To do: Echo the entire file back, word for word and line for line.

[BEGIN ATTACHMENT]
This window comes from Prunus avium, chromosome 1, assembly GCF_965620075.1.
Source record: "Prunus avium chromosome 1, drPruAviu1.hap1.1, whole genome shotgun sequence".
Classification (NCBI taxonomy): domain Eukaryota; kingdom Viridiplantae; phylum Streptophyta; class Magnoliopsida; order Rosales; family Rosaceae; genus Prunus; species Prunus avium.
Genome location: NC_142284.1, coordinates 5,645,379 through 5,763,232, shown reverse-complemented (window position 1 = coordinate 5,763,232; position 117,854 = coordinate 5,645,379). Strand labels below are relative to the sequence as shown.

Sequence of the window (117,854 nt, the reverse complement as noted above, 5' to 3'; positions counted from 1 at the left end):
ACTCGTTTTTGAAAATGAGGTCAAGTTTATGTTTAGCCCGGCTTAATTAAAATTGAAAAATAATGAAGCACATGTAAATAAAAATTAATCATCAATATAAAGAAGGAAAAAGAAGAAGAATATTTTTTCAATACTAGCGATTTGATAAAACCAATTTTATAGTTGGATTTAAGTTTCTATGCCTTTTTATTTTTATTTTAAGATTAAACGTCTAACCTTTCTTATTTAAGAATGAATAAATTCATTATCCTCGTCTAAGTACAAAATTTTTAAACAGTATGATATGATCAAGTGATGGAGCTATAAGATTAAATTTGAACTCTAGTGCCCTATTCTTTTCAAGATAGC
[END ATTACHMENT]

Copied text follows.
This window comes from Prunus avium, chromosome 1, assembly GCF_965620075.1.
Source record: "Prunus avium chromosome 1, drPruAviu1.hap1.1, whole genome shotgun sequence".
Classification (NCBI taxonomy): domain Eukaryota; kingdom Viridiplantae; phylum Streptophyta; class Magnoliopsida; order Rosales; family Rosaceae; genus Prunus; species Prunus avium.
Genome location: NC_142284.1, coordinates 5,645,379 through 5,763,232, shown reverse-complemented (window position 1 = coordinate 5,763,232; position 117,854 = coordinate 5,645,379). Strand labels below are relative to the sequence as shown.

Sequence of the window (117,854 nt, the reverse complement as noted above, 5' to 3'; positions counted from 1 at the left end):
ACTCGTTTTTGAAAATGAGGTCAAGTTTATGTTTAGCCCGGCTTAATTAAAATTGAAAAATAATGAAGCACATGTAAATAAAAATTAATCATCAATATAAAGAAGGAAAAAGAAGAAGAATATTTTTTCAATACTAGCGATTTGATAAAACCAATTTTATAGTTGGATTTAAGTTTCTATGCCTTTTTATTTTTATTTTAAGATTAAACGTCTAACCTTTCTTATTTAAGAATGAATAAATTCATTATCCTCGTCTAAGTACAAAATTTTTAAACAGTATGATATGATCAAGTGATGGAGCTATAAGATTAAATTTGAACTCTAGTGCCCTATTCTTTTCAAGATAGC